If you recall, before their arbitration years, players under team control can be paid whatever the team chooses to pay them, so long as it is at least the league minimum. Usually, the team and the player agree to a deal, and usually, teams use certain formulas to find an appropriate price tag. But if the team and player cannot agree on a deal, the player can simply be “renewed” by the team – i.e., the team unilaterally decides the player’s salary for the upcoming season.
The Cubs, for what it’s worth, have rarely had to use a renewal – I believe Ian Happ two years ago was the only time ever in the Theo Epstein regime, and he still got quite a bit above the minimum. Moreover, the Cubs have tended to be among the more generous teams in paying their pre-arbitration players.
Contrast that with the Cardinals’ approach to ace Jack Flaherty, whom they just renewed – with a penalty! – for the second straight season. The sides could not agree to a deal, so the Cardinals renewed him at their chosen price tag and docked him $10,000 for failing to come to an agreement.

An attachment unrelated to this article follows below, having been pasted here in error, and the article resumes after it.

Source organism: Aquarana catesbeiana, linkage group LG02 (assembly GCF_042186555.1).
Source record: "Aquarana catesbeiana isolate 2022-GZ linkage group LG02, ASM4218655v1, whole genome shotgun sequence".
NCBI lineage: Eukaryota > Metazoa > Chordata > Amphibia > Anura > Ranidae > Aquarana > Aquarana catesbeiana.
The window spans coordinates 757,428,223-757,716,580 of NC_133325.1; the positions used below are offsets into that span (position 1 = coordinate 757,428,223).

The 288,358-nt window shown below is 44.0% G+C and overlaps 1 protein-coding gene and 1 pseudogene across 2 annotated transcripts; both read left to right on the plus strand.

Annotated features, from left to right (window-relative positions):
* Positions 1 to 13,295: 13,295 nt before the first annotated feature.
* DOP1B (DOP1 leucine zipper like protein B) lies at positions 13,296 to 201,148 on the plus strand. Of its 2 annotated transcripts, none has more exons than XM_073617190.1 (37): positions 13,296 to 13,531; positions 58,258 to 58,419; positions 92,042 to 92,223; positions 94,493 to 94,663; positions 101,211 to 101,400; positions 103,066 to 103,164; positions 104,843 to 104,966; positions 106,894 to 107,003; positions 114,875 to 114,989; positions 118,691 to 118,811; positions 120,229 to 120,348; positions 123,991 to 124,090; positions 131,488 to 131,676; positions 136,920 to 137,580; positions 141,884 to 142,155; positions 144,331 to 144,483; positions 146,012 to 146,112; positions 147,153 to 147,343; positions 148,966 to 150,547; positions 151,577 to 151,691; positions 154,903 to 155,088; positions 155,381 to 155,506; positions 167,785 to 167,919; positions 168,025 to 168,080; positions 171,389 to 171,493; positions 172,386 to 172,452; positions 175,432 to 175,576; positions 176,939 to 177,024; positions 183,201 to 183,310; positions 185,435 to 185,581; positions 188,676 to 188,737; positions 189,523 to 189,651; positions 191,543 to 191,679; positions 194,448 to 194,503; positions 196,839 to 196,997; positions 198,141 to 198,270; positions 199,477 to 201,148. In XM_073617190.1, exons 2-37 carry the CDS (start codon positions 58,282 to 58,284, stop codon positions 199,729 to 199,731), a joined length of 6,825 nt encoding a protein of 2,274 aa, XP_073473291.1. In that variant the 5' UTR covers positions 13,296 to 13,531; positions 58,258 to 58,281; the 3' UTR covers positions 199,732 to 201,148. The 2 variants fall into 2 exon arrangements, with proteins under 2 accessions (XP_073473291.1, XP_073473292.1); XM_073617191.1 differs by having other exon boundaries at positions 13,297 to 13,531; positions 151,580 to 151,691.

#Cardinals did stretch their formula for Flaherty. Awarded him a $10,000 bonus for fourth-place Cy Young finish, and that covered the team-policy penalty for a renewal. He received a one-year, $604,500 salary, per source.
This story will be updated.https://t.co/WuUcUyAj6i
— Derrick S. Goold (@dgoold) March 8, 2020
I’m not saying the Cubs are saints or anything, and I also know that the Cardinals are not alone in using this system. But it just seems so shitty to tell a young star, who has zero leverage, either you agree to our terms or we’re effectively going to fine you.
For his part, Flaherty doesn’t blame the Cardinals and instead just wanted to take a stand on the principle. Other players on other teams have done the same. Fair enough. Just sayin’, though? I’d be extremely annoyed about my team’s ridiculous policy.